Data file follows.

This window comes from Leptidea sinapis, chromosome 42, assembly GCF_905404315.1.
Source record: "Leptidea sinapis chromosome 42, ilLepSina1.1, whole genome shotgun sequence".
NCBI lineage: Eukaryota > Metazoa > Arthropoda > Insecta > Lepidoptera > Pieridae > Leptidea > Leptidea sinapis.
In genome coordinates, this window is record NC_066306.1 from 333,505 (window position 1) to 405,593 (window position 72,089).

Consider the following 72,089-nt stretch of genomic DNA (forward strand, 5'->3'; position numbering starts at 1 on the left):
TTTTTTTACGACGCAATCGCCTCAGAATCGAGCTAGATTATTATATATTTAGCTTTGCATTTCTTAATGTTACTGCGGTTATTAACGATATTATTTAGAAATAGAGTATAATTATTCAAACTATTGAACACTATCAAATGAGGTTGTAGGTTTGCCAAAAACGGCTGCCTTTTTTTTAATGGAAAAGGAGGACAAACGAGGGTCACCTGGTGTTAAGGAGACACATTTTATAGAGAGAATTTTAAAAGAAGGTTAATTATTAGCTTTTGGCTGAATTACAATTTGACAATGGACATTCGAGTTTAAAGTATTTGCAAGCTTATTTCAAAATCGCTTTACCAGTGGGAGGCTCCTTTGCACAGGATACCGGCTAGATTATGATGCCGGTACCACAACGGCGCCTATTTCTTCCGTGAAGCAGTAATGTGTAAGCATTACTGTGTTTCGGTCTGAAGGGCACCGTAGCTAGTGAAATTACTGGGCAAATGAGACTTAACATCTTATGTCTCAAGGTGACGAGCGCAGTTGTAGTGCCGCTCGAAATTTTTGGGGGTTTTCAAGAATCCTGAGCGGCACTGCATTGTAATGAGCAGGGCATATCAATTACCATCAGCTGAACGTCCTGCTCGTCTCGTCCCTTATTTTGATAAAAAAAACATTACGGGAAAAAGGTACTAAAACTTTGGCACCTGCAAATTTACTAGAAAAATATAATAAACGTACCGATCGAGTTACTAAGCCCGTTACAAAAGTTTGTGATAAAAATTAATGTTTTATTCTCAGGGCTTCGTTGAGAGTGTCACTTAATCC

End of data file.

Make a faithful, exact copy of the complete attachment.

This window comes from Leptidea sinapis, chromosome 42, assembly GCF_905404315.1.
Source record: "Leptidea sinapis chromosome 42, ilLepSina1.1, whole genome shotgun sequence".
NCBI lineage: Eukaryota > Metazoa > Arthropoda > Insecta > Lepidoptera > Pieridae > Leptidea > Leptidea sinapis.
In genome coordinates, this window is record NC_066306.1 from 333,505 (window position 1) to 405,593 (window position 72,089).

Consider the following 72,089-nt stretch of genomic DNA (forward strand, 5'->3'; position numbering starts at 1 on the left):
TTTTTTTACGACGCAATCGCCTCAGAATCGAGCTAGATTATTATATATTTAGCTTTGCATTTCTTAATGTTACTGCGGTTATTAACGATATTATTTAGAAATAGAGTATAATTATTCAAACTATTGAACACTATCAAATGAGGTTGTAGGTTTGCCAAAAACGGCTGCCTTTTTTTTAATGGAAAAGGAGGACAAACGAGGGTCACCTGGTGTTAAGGAGACACATTTTATAGAGAGAATTTTAAAAGAAGGTTAATTATTAGCTTTTGGCTGAATTACAATTTGACAATGGACATTCGAGTTTAAAGTATTTGCAAGCTTATTTCAAAATCGCTTTACCAGTGGGAGGCTCCTTTGCACAGGATACCGGCTAGATTATGATGCCGGTACCACAACGGCGCCTATTTCTTCCGTGAAGCAGTAATGTGTAAGCATTACTGTGTTTCGGTCTGAAGGGCACCGTAGCTAGTGAAATTACTGGGCAAATGAGACTTAACATCTTATGTCTCAAGGTGACGAGCGCAGTTGTAGTGCCGCTCGAAATTTTTGGGGGTTTTCAAGAATCCTGAGCGGCACTGCATTGTAATGAGCAGGGCATATCAATTACCATCAGCTGAACGTCCTGCTCGTCTCGTCCCTTATTTTGATAAAAAAAACATTACGGGAAAAAGGTACTAAAACTTTGGCACCTGCAAATTTACTAGAAAAATATAATAAACGTACCGATCGAGTTACTAAGCCCGTTACAAAAGTTTGTGATAAAAATTAATGTTTTATTCTCAGGGCTTCGTTGAGAGTGTCACTTAATCC